Drowsy Driving: Tips for Avoiding the Risk
If you’re feeling tired, you may want to think twice before getting behind the wheel. Statistics show that a fatigued driver is three times more likely to get into an accident, says the National Safety Council (NSC). According to the National Highway Traffic Safety Administration (NHTSA), drowsy driving results in approximately 90,000 crashes per year.
Learn about some of the people who may risk driving while drowsy and how you can help prevent yourself from being one.
What Are the Potential Effects of Drowsy Driving?
The National Sleep Foundation’s DrowsyDriving.org notes that a number of essential driving skills may be affected by fatigue. A drowsy driver may experience:
- Slowed reaction time
- Impaired vision
- Lack of awareness of nearby vehicles as well as traffic signals and signs
- Aggressive driving behavior
- Reduced hand-eye coordination
NHTSA also notes that a tired driver may experience “micro sleeps,” in which a person experiences involuntary bouts of sleep or unconsciousness. These episodes can last a few seconds, which is enough for a car to drive the equivalent of a football field while moving at 55 miles per hour.
These symptoms tend to get worse the more fatigued a person becomes, further diminishing the driver’s ability to operate a vehicle safely.
Who May Be a Drowsy Driver?
Although anyone can become drowsy behind the wheel, some drivers may be at increased risked, according to the Centers for Disease Control and Prevention. They include:
- Anyone who doesn’t get enough sleep
- Shift workers, including those who work night shifts or long hours
- Drivers with untreated sleep disorders, such as sleep apnea
- People who use certain medications that may cause drowsiness
Drivers with these risk factors may want to be especially careful.
How Can You Help Prevent Drowsy Driving?
Whether you belong to a group with higher risk of drowsiness or not, it’s a good idea to take some preventive measures when you’re planning to hit the road. Here are a few things you can do:
- Rest up. Make sure you’ve had enough sleep before getting behind the wheel of a car. The National Sleep Foundation says adults typically need seven to nine hours a night.
- Limit the effects of shift work. If you work late shifts, you may find it difficult to sleep during the day, which can lead to general fatigue. To help prevent this, the National Sleep Foundation recommends setting a bedtime you stick to every day, making sure your bedroom is dark and quiet and avoiding caffeine near bedtime.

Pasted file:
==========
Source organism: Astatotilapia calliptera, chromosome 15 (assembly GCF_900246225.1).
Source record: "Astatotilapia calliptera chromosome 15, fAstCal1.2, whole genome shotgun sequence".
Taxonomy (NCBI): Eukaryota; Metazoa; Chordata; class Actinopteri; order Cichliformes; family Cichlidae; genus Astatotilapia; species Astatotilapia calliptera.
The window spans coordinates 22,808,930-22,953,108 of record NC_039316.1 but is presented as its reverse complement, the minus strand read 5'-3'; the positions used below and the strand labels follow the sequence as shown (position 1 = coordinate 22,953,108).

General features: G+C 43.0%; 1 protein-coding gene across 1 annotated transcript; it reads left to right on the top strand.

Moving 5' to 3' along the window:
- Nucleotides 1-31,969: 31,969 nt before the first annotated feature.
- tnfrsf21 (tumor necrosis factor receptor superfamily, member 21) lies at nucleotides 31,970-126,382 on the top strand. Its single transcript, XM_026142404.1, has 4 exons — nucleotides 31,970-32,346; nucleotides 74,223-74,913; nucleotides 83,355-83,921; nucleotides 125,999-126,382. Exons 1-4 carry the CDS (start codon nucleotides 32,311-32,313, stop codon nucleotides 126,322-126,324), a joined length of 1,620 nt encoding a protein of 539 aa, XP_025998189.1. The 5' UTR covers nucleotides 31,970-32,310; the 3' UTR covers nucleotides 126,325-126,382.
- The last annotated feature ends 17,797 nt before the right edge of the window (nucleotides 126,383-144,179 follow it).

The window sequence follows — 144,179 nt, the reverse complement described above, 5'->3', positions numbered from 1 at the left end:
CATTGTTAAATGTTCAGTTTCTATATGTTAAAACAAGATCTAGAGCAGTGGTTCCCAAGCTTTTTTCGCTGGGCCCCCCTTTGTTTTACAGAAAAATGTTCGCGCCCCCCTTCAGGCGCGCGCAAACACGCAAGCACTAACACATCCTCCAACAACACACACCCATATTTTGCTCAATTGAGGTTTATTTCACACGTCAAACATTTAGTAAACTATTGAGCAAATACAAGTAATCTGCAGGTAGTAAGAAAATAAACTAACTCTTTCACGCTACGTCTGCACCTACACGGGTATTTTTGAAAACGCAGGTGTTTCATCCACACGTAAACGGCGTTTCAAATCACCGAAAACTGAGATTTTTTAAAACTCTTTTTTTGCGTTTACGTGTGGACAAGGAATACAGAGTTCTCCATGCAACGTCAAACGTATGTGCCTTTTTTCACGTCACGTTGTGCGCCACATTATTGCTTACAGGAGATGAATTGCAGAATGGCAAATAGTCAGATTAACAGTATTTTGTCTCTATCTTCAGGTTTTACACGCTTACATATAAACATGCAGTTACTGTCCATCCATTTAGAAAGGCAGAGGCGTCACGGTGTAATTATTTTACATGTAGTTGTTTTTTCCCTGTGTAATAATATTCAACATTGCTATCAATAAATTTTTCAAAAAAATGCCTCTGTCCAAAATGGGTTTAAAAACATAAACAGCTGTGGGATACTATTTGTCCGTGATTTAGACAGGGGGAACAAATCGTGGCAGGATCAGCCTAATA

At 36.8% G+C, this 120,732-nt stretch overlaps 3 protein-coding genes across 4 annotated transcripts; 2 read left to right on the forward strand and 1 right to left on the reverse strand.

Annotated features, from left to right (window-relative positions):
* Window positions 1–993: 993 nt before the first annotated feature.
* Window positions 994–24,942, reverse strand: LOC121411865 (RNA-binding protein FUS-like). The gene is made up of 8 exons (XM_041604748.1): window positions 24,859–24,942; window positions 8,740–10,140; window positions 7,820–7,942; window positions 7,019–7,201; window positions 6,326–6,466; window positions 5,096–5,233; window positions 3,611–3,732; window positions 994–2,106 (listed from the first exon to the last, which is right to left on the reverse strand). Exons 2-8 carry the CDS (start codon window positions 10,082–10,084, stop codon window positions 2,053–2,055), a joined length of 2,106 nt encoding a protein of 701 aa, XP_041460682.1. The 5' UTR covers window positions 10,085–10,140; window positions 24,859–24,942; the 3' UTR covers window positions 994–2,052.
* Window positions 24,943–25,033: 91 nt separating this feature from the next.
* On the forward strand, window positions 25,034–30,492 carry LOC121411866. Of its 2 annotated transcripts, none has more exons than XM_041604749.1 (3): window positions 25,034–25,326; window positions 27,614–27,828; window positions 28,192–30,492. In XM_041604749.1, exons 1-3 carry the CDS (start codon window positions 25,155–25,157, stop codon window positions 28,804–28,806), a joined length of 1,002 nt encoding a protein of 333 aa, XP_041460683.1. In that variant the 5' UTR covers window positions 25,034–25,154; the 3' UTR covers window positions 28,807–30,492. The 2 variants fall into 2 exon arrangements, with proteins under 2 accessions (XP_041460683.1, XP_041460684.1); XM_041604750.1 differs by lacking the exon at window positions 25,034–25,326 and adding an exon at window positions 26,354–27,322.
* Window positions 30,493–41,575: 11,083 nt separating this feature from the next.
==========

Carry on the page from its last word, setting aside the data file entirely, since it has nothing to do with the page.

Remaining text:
- Plan ahead. If you’re planning to leave on a road trip, schedule your sleep so you’re well-rested for your trip, says DrowsyDriving.org. If possible, travel with someone who can share the driving, and schedule breaks approximately every two hours.
- Be aware of medical issues. Whether it’s a sleep disorder or a medication that makes you sleepy, be aware of any medical issues you’re dealing with and adjust your driving habits accordingly. If you don’t know the source of your drowsiness, consult your doctor.
What Are the Signs of Drowsiness?
Even if you take precautions, it’s important to watch out for the signs of drowsiness when you’re driving. The National Sleep Foundation says that if you experience the following symptoms behind the wheel, it may be time to pull over and rest:
- Heavy eyelids, trouble focusing and frequent blinking
- Wandering thoughts
- Not remembering having driven the last few miles
- Missing traffic signs or exits
- Frequent yawning
- Erratic driving, such as tailgating or drifting into other lanes or onto the shoulder
- Restlessness or irritability
- Finding it difficult to keep your head up
Should you start experiencing signs of fatigue, the NHTSA recommends you pull over somewhere safe — like a well-lit rest stop. Consider drinking a cup or two of coffee or another drink with caffeine, and take a brief nap. DrowsyDriving.org notes that it will take about a half an hour for you to start feeling the effects of the caffeine. If you’re still feeling drowsy (or start to notice signs of fatigue again), it’s time to find somewhere safe to get a good night’s rest.
If you find yourself getting sleepy while behind the wheel, you may be putting yourself and others in danger. Instead of trying to push through, take a break and rest.
Originally published on March 31, 2014.